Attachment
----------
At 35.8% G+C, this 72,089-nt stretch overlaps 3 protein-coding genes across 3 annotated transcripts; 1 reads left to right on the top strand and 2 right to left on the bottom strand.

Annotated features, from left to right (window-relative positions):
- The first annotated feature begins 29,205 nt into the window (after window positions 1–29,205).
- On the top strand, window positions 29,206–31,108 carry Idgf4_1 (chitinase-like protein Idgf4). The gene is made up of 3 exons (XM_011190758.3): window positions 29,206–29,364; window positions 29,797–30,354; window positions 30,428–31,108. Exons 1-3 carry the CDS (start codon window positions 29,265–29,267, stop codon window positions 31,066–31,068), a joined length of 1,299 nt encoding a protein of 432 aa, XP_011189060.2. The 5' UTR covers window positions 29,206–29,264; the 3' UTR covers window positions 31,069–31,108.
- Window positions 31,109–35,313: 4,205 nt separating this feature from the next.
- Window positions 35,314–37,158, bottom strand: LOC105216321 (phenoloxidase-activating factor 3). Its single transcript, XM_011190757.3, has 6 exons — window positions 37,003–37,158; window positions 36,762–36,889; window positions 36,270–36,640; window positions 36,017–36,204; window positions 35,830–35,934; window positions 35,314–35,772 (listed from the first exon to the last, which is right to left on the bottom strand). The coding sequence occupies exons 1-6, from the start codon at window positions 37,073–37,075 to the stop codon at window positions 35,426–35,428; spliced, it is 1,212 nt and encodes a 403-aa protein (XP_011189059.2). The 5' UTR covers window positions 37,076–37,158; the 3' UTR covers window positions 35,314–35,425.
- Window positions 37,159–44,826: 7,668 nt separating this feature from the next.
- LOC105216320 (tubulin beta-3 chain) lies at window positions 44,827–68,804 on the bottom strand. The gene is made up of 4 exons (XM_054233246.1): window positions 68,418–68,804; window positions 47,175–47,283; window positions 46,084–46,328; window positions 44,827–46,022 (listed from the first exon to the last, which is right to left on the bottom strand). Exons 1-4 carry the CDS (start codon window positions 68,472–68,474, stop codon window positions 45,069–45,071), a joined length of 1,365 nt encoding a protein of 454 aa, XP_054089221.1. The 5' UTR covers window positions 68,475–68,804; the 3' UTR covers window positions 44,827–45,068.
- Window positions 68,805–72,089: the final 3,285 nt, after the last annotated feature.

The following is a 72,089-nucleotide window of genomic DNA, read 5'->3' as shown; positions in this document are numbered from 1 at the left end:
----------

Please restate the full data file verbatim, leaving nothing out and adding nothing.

At 35.8% G+C, this 72,089-nt stretch overlaps 3 protein-coding genes across 3 annotated transcripts; 1 reads left to right on the top strand and 2 right to left on the bottom strand.

Annotated features, from left to right (window-relative positions):
- The first annotated feature begins 29,205 nt into the window (after window positions 1–29,205).
- On the top strand, window positions 29,206–31,108 carry Idgf4_1 (chitinase-like protein Idgf4). The gene is made up of 3 exons (XM_011190758.3): window positions 29,206–29,364; window positions 29,797–30,354; window positions 30,428–31,108. Exons 1-3 carry the CDS (start codon window positions 29,265–29,267, stop codon window positions 31,066–31,068), a joined length of 1,299 nt encoding a protein of 432 aa, XP_011189060.2. The 5' UTR covers window positions 29,206–29,264; the 3' UTR covers window positions 31,069–31,108.
- Window positions 31,109–35,313: 4,205 nt separating this feature from the next.
- Window positions 35,314–37,158, bottom strand: LOC105216321 (phenoloxidase-activating factor 3). Its single transcript, XM_011190757.3, has 6 exons — window positions 37,003–37,158; window positions 36,762–36,889; window positions 36,270–36,640; window positions 36,017–36,204; window positions 35,830–35,934; window positions 35,314–35,772 (listed from the first exon to the last, which is right to left on the bottom strand). The coding sequence occupies exons 1-6, from the start codon at window positions 37,073–37,075 to the stop codon at window positions 35,426–35,428; spliced, it is 1,212 nt and encodes a 403-aa protein (XP_011189059.2). The 5' UTR covers window positions 37,076–37,158; the 3' UTR covers window positions 35,314–35,425.
- Window positions 37,159–44,826: 7,668 nt separating this feature from the next.
- LOC105216320 (tubulin beta-3 chain) lies at window positions 44,827–68,804 on the bottom strand. The gene is made up of 4 exons (XM_054233246.1): window positions 68,418–68,804; window positions 47,175–47,283; window positions 46,084–46,328; window positions 44,827–46,022 (listed from the first exon to the last, which is right to left on the bottom strand). Exons 1-4 carry the CDS (start codon window positions 68,472–68,474, stop codon window positions 45,069–45,071), a joined length of 1,365 nt encoding a protein of 454 aa, XP_054089221.1. The 5' UTR covers window positions 68,475–68,804; the 3' UTR covers window positions 44,827–45,068.
- Window positions 68,805–72,089: the final 3,285 nt, after the last annotated feature.

The following is a 72,089-nucleotide window of genomic DNA, read 5'->3' as shown; positions in this document are numbered from 1 at the left end: